Even Hoiles says O's need catcher

August 28, 1998|By Ken Rosenthal

CHICAGO -- Chris Hoiles wouldn't be insulted if the Orioles acquired another catcher this off-season.

He'd be relieved.

Put him at first base, use him as a DH; Hoiles wouldn't care. He's physically worn down from catching, frustrated by his inability to throw out opposing base stealers. For his sake and for the team's, it's time for the Orioles to find a catcher with a better arm.

"It gets old after a while," Hoiles said of his throwing difficulties. "It's part of the job I've got to do. The last couple of years I haven't done it. Being a DH, just putting a bat in my hand, I feel I could probably do this team more good."

Entering last night, Hoiles had thrown out only 16.8 percent of opposing base stealers this season, the lowest ratio in the majors. Lenny Webster had thrown out only 21.1 percent, the third lowest ratio in the American League, and fifth lowest overall.

The pitchers deserve some of the blame for failing to hold runners, but the Orioles' 18.8 percent success was so far below the league average of 27.5 percent, the catchers must be held accountable, too.

"We've got to get better at holding runners, and we've got to get better at throwing the ball, that's for sure," manager Ray Miller said Wednesday. "The last 15 days, it seems like every stolen base is a run."

This isn't to indict Hoiles and Webster, two of the Orioles' class acts. They play hurt, block pitches, call solid games. And they've combined for 22 homers and 86 RBIs, production that virtually mirrors Mike Piazza's.

Still, Tampa Bay stole three bases in the final two innings off Webster and relievers Arthur Rhodes and Pete Smith on Aug. 20, leading to the go-ahead and insurance runs in perhaps the Orioles' most crushing defeat of the season.

Bullpen coach Elrod Hendricks said Orioles pitchers sometimes make mistakes when they try to overcompensate for their catchers' lack of arm strength. Frankly, it's surprising that teams haven't run on the Orioles more.

Webster is defensive on the subject -- he threw out 33 percent of his opposing stealers for Montreal in 1996, 26 percent for the Orioles last year. An elbow problem limited him earlier this season, and his shoulder bothers him occasionally. But he described the criticism of the catchers yesterday as "unfair."

"You watch the game. You know baseball. You figure it out," he said. "You can put all the blame you want on a catcher. But you know when we have an opportunity to throw guys out. There are times we do. A lot of times we don't."

Hendricks, who works with both catchers, said that Mike Mussina is the only Orioles' starter who is quick to the plate. But he also believes that the team needs to find a catcher who can better shut down opposing running games.

"You have to upgrade at catcher," Hendricks said. "We do not have the best of arms. You can't ask Moose to do better than 1.1 or 1.2 [seconds] to home plate. Of course, there are some guys who are slower. By and large, it's a combination of both. But you do need to upgrade, find someone who can throw."

The question is how.

Piazza is a free agent, but defense isn't his strong point -- he entered yesterday having thrown out only 24.4 percent of opposing base stealers, eighth among 11 NL qualifiers. Joe Girardi could become a free agent if the New York Yankees decline to pick up his $3.4 million option, but the Yankees could re-sign him for less money.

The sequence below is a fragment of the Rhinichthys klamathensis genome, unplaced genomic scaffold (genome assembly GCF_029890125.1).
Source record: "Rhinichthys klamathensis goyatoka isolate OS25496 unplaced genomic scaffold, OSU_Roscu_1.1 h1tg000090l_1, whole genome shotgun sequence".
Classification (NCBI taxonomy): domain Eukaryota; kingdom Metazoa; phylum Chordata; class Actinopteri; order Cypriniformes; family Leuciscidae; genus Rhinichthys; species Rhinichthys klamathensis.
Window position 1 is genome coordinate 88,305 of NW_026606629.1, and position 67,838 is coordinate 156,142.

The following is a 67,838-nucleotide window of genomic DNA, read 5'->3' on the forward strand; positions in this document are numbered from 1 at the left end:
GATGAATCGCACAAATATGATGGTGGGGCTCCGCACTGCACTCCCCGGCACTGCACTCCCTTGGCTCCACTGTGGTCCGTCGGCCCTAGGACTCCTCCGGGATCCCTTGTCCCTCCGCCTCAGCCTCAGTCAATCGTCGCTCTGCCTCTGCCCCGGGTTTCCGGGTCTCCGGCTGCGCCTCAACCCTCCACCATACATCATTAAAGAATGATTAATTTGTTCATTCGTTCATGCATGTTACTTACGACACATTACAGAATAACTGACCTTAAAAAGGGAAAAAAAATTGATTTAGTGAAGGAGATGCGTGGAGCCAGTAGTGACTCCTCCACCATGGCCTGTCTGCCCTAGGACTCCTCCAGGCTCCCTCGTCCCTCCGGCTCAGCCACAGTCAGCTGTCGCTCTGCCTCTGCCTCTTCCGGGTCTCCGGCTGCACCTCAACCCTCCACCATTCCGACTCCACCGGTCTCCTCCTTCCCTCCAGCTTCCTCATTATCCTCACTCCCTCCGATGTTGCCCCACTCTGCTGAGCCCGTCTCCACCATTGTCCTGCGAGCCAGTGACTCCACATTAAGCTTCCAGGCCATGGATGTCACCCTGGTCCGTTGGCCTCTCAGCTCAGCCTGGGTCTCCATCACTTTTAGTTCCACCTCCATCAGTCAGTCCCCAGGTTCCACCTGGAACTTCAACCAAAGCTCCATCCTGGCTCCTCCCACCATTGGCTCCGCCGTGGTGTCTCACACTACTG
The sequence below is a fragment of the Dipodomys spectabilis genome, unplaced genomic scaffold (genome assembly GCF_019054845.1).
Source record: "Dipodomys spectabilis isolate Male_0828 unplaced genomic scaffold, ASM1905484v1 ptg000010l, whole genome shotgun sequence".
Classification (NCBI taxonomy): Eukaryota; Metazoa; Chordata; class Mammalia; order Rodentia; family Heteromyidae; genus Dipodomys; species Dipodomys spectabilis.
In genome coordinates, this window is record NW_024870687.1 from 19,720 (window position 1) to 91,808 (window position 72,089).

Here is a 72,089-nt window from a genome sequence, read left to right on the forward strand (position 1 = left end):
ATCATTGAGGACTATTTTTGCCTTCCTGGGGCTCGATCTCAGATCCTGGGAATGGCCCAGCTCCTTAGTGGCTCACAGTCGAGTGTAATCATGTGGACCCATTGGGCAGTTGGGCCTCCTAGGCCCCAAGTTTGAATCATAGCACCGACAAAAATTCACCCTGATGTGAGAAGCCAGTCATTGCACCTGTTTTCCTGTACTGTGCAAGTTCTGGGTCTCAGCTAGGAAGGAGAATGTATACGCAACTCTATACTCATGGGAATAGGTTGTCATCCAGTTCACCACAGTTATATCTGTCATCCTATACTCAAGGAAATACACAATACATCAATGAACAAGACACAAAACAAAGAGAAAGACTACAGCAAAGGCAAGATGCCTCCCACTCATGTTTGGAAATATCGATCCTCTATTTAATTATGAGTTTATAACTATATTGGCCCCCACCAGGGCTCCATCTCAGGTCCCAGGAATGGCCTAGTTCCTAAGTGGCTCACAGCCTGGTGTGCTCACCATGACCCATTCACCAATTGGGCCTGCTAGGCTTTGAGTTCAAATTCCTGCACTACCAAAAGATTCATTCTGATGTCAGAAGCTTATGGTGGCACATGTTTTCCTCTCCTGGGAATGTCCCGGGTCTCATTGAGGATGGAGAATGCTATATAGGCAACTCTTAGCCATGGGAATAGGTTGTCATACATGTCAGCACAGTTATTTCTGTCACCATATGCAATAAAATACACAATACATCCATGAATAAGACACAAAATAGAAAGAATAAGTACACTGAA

A trade for Charles Johnson might be the most appealing option, even if his defense has become an issue in Los Angeles. The Dodgers might not want a .211-hitting, arbitration-eligible player who is earning $3.3 million this season. But he's making $300,000 less than Hoiles, who has one year left on his contract.

The Orioles are developing a long-term solution at catcher -- Single-A Delmarva's Jayson Werth, who could be a future All-Star. But Werth, the club's No. 1 draft pick in 1997, is probably two years away. The Orioles need a stopgap until he is ready.

Hoiles has had enough.

After his a typically sub-par first half, he now boasts the second-best RBI ratio on the team, behind only Rafael Palmeiro. But he has started two fewer games than Webster and projects to finish the season with a career-low 272 at-bats.

xTC Thus, Hoiles said he would welcome playing time at first base "with open arms" if Palmeiro left as a free agent. He also would embrace at-bats as a DH, but Eric Davis likely would be the first right-handed option at that position if he remains with the Orioles.

The truth is, Hoiles might not be able to catch much longer -- he's suffering from chronic lower back and hip pain that makes it difficult for him to squat. He threw better at one point earlier this season, but now Hendricks shakes his head and says, "the poor kid is hurting so bad."

A 33-year-old body grows weary of the grind, but Hoiles arrived early at Comiskey Park on Wednesday to work on his throwing. "If he was a lazy son-of-a-gun, you'd say to [heck] with him," Hendricks said. But Hoiles isn't a lazy son-of-a-gun, and neither is Webster. They just don't throw well enough, that's all.

The Orioles have avoided the issue for too long.

They need a new catcher, for Hoiles' sake and their own.

Armed, unarmed

The top five and bottom five AL catchers at throwing out runners attempting to steal (through Wednesday's games):

Top five

Player, team ..... Stats ...... Rate

Rodriguez, Tex .. 34-for-65 ... 52.3%

DiFelice, TB .... 26-for-65 ... 40.0

Posada, NY ...... 23-for-60 ... 38.3

Flaherty, TB .... 21-for-59 ... 35.6

Steinbach, Min .. 24-for-69 ... 34.8

Bottom five

Hoiles, O's ..... 17-for-101 .. 16.8

Wilson, Sea ..... 15-for-82 ... 18.2

Webster, O's .... 19-for-90 ... 21.1

Walbeck, Ana .... 27-for-116 .. 23.2

Hinch, Oak ...... 16-for-68 ... 23.5

Source: STATS Inc.

Pub Date: 8/28/98

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